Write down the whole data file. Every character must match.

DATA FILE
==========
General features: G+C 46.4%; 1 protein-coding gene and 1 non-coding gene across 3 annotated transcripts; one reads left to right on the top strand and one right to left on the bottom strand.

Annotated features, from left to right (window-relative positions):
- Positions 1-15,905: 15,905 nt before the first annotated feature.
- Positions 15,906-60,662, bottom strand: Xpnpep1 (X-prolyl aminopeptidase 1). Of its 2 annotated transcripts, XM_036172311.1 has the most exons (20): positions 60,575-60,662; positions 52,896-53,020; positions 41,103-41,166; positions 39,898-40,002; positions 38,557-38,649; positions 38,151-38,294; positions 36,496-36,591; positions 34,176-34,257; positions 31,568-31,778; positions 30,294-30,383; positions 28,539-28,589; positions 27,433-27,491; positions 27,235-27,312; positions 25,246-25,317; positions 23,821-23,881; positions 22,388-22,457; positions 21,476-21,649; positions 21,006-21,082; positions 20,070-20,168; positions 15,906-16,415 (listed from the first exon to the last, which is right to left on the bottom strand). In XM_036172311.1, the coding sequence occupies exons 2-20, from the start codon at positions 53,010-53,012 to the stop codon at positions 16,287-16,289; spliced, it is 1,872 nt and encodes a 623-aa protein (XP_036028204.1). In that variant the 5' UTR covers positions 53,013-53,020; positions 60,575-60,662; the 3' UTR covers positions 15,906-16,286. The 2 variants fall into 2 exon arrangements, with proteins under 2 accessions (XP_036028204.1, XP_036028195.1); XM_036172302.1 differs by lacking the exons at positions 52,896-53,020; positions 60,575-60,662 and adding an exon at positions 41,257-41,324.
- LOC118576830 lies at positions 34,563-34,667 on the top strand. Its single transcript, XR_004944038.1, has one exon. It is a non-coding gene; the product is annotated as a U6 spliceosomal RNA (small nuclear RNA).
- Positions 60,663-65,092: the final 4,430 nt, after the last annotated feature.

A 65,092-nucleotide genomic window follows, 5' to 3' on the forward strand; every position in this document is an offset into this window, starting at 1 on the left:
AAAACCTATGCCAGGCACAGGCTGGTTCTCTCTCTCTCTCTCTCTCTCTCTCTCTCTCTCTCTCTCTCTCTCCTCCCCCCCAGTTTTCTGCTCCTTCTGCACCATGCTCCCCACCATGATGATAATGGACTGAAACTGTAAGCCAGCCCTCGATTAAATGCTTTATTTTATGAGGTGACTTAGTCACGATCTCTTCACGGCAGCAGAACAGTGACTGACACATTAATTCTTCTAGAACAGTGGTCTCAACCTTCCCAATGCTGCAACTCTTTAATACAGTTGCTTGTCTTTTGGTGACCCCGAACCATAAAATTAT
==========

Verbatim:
General features: G+C 46.4%; 1 protein-coding gene and 1 non-coding gene across 3 annotated transcripts; one reads left to right on the top strand and one right to left on the bottom strand.

Annotated features, from left to right (window-relative positions):
- Positions 1-15,905: 15,905 nt before the first annotated feature.
- Positions 15,906-60,662, bottom strand: Xpnpep1 (X-prolyl aminopeptidase 1). Of its 2 annotated transcripts, XM_036172311.1 has the most exons (20): positions 60,575-60,662; positions 52,896-53,020; positions 41,103-41,166; positions 39,898-40,002; positions 38,557-38,649; positions 38,151-38,294; positions 36,496-36,591; positions 34,176-34,257; positions 31,568-31,778; positions 30,294-30,383; positions 28,539-28,589; positions 27,433-27,491; positions 27,235-27,312; positions 25,246-25,317; positions 23,821-23,881; positions 22,388-22,457; positions 21,476-21,649; positions 21,006-21,082; positions 20,070-20,168; positions 15,906-16,415 (listed from the first exon to the last, which is right to left on the bottom strand). In XM_036172311.1, the coding sequence occupies exons 2-20, from the start codon at positions 53,010-53,012 to the stop codon at positions 16,287-16,289; spliced, it is 1,872 nt and encodes a 623-aa protein (XP_036028204.1). In that variant the 5' UTR covers positions 53,013-53,020; positions 60,575-60,662; the 3' UTR covers positions 15,906-16,286. The 2 variants fall into 2 exon arrangements, with proteins under 2 accessions (XP_036028204.1, XP_036028195.1); XM_036172302.1 differs by lacking the exons at positions 52,896-53,020; positions 60,575-60,662 and adding an exon at positions 41,257-41,324.
- LOC118576830 lies at positions 34,563-34,667 on the top strand. Its single transcript, XR_004944038.1, has one exon. It is a non-coding gene; the product is annotated as a U6 spliceosomal RNA (small nuclear RNA).
- Positions 60,663-65,092: the final 4,430 nt, after the last annotated feature.

A 65,092-nucleotide genomic window follows, 5' to 3' on the forward strand; every position in this document is an offset into this window, starting at 1 on the left:
AAAACCTATGCCAGGCACAGGCTGGTTCTCTCTCTCTCTCTCTCTCTCTCTCTCTCTCTCTCTCTCTCTCTCCTCCCCCCCAGTTTTCTGCTCCTTCTGCACCATGCTCCCCACCATGATGATAATGGACTGAAACTGTAAGCCAGCCCTCGATTAAATGCTTTATTTTATGAGGTGACTTAGTCACGATCTCTTCACGGCAGCAGAACAGTGACTGACACATTAATTCTTCTAGAACAGTGGTCTCAACCTTCCCAATGCTGCAACTCTTTAATACAGTTGCTTGTCTTTTGGTGACCCCGAACCATAAAATTAT